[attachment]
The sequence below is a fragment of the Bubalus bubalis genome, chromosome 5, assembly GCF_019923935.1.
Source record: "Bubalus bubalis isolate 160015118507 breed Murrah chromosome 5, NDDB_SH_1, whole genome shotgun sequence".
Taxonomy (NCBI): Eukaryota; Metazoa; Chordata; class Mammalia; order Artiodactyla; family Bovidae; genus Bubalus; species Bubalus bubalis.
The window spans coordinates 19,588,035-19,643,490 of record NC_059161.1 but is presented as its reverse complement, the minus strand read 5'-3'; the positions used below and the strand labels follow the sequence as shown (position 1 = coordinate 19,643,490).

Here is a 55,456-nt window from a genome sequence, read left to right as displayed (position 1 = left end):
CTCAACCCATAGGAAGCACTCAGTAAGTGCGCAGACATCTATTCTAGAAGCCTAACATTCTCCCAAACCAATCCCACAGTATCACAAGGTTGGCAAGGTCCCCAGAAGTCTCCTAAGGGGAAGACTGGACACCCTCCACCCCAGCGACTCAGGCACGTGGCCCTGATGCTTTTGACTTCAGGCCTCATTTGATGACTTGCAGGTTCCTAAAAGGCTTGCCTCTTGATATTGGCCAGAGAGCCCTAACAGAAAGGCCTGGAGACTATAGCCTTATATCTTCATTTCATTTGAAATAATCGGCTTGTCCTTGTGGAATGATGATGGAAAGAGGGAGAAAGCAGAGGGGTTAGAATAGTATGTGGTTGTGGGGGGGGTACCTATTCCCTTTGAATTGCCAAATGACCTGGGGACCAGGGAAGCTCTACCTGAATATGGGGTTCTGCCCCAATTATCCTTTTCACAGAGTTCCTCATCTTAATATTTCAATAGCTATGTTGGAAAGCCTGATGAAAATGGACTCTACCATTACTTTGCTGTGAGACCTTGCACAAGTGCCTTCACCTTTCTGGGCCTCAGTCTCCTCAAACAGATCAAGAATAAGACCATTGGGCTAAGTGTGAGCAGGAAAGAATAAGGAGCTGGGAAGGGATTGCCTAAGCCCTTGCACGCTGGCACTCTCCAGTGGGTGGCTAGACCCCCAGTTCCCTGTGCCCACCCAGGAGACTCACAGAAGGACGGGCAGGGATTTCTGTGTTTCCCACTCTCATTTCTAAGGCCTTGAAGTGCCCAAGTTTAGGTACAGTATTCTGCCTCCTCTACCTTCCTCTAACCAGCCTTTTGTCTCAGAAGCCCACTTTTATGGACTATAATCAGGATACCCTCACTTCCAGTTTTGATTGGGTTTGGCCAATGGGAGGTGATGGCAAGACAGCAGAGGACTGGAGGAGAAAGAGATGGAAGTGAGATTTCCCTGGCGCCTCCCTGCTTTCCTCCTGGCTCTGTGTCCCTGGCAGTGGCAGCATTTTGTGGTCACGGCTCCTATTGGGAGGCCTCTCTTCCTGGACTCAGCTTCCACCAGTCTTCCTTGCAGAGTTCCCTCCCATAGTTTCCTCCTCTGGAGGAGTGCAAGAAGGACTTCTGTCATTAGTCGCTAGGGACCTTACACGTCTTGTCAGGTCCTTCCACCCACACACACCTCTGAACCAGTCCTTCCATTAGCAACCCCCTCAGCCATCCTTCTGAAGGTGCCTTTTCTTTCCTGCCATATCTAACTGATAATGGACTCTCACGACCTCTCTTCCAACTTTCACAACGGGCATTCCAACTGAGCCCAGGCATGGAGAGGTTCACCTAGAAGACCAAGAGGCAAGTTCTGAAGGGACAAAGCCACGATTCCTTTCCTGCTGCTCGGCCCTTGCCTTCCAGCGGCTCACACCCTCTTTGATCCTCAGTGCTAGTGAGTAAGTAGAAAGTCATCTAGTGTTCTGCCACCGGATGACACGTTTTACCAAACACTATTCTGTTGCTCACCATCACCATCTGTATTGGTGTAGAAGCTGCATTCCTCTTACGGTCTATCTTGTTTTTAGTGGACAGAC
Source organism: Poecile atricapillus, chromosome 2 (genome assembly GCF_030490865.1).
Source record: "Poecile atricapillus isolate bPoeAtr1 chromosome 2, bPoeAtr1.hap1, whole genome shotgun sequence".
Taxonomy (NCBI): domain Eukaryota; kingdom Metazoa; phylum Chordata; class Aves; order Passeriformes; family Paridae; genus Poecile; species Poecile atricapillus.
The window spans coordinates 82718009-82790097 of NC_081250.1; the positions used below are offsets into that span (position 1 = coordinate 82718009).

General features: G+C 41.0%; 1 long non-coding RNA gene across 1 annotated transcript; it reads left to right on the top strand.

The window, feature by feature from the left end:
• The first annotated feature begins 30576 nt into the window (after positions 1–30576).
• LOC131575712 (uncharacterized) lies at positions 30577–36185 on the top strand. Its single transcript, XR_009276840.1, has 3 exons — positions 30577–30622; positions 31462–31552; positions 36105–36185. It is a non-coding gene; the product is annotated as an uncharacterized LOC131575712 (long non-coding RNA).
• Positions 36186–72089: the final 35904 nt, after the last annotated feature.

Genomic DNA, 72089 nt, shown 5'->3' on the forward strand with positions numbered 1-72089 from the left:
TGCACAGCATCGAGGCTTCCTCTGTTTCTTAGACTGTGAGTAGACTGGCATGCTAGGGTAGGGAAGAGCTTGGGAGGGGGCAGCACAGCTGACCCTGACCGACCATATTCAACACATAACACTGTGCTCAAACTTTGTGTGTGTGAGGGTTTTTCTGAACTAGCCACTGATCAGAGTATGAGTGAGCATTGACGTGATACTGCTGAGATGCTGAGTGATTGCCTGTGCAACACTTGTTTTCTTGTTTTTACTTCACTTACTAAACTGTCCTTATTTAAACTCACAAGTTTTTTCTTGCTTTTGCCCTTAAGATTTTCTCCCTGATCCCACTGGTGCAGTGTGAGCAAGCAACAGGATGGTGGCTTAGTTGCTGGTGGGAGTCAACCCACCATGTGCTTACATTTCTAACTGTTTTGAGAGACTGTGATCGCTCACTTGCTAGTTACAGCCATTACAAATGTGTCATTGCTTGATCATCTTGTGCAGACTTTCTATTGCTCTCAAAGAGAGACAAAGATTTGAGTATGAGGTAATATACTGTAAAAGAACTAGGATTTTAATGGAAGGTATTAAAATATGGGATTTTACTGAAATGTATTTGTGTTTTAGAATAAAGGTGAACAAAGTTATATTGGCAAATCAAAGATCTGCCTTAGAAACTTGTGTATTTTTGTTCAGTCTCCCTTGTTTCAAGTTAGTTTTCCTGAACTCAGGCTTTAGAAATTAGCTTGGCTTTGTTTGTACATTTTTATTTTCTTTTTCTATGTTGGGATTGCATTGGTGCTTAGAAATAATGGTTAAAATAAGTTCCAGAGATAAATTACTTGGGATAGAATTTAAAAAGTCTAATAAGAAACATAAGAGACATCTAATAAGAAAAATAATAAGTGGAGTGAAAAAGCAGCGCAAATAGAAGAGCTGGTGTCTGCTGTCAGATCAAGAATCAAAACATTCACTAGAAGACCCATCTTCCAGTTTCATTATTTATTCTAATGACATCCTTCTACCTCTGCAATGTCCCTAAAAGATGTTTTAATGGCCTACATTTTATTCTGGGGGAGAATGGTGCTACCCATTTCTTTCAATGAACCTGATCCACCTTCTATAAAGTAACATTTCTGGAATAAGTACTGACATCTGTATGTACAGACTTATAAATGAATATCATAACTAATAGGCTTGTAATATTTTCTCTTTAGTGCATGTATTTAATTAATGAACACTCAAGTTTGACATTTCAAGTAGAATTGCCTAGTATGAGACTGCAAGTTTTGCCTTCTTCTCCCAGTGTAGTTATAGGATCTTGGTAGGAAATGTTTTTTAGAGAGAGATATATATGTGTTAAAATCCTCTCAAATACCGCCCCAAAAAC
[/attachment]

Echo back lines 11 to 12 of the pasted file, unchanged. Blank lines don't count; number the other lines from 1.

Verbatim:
General features: G+C 41.0%; 1 long non-coding RNA gene across 1 annotated transcript; it reads left to right on the top strand.

The window, feature by feature from the left end: